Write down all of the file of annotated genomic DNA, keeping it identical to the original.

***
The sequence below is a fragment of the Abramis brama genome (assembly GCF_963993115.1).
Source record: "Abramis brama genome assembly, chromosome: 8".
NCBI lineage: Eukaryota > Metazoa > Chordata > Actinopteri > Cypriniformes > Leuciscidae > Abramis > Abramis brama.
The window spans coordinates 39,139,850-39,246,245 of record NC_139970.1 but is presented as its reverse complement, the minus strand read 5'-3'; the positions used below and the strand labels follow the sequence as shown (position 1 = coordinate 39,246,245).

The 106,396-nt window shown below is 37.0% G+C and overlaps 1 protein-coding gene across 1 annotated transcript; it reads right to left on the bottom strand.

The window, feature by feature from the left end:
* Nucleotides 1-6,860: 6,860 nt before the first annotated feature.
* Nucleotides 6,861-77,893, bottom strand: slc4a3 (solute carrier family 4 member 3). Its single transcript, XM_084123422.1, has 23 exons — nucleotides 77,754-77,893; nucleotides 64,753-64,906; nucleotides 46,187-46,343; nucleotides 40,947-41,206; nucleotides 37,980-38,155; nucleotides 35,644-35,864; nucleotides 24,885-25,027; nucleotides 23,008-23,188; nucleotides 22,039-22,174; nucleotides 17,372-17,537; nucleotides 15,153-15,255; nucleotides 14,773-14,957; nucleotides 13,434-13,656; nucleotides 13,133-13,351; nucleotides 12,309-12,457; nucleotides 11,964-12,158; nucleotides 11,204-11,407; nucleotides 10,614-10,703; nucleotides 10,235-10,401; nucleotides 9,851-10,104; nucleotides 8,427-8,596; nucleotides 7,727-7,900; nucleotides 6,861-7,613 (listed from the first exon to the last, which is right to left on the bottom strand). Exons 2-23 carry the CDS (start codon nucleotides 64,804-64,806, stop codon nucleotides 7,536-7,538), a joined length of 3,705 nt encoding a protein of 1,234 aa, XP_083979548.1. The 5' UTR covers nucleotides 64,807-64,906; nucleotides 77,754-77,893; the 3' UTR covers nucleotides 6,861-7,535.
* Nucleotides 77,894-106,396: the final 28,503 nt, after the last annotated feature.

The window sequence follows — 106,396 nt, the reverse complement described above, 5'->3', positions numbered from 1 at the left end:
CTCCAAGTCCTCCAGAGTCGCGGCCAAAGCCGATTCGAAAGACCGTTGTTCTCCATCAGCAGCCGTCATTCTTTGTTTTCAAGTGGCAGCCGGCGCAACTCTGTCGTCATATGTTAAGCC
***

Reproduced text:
The sequence below is a fragment of the Abramis brama genome (assembly GCF_963993115.1).
Source record: "Abramis brama genome assembly, chromosome: 8".
NCBI lineage: Eukaryota > Metazoa > Chordata > Actinopteri > Cypriniformes > Leuciscidae > Abramis > Abramis brama.
The window spans coordinates 39,139,850-39,246,245 of record NC_139970.1 but is presented as its reverse complement, the minus strand read 5'-3'; the positions used below and the strand labels follow the sequence as shown (position 1 = coordinate 39,246,245).

The 106,396-nt window shown below is 37.0% G+C and overlaps 1 protein-coding gene across 1 annotated transcript; it reads right to left on the bottom strand.

The window, feature by feature from the left end:
* Nucleotides 1-6,860: 6,860 nt before the first annotated feature.
* Nucleotides 6,861-77,893, bottom strand: slc4a3 (solute carrier family 4 member 3). Its single transcript, XM_084123422.1, has 23 exons — nucleotides 77,754-77,893; nucleotides 64,753-64,906; nucleotides 46,187-46,343; nucleotides 40,947-41,206; nucleotides 37,980-38,155; nucleotides 35,644-35,864; nucleotides 24,885-25,027; nucleotides 23,008-23,188; nucleotides 22,039-22,174; nucleotides 17,372-17,537; nucleotides 15,153-15,255; nucleotides 14,773-14,957; nucleotides 13,434-13,656; nucleotides 13,133-13,351; nucleotides 12,309-12,457; nucleotides 11,964-12,158; nucleotides 11,204-11,407; nucleotides 10,614-10,703; nucleotides 10,235-10,401; nucleotides 9,851-10,104; nucleotides 8,427-8,596; nucleotides 7,727-7,900; nucleotides 6,861-7,613 (listed from the first exon to the last, which is right to left on the bottom strand). Exons 2-23 carry the CDS (start codon nucleotides 64,804-64,806, stop codon nucleotides 7,536-7,538), a joined length of 3,705 nt encoding a protein of 1,234 aa, XP_083979548.1. The 5' UTR covers nucleotides 64,807-64,906; nucleotides 77,754-77,893; the 3' UTR covers nucleotides 6,861-7,535.
* Nucleotides 77,894-106,396: the final 28,503 nt, after the last annotated feature.

The window sequence follows — 106,396 nt, the reverse complement described above, 5'->3', positions numbered from 1 at the left end:
CTCCAAGTCCTCCAGAGTCGCGGCCAAAGCCGATTCGAAAGACCGTTGTTCTCCATCAGCAGCCGTCATTCTTTGTTTTCAAGTGGCAGCCGGCGCAACTCTGTCGTCATATGTTAAGCC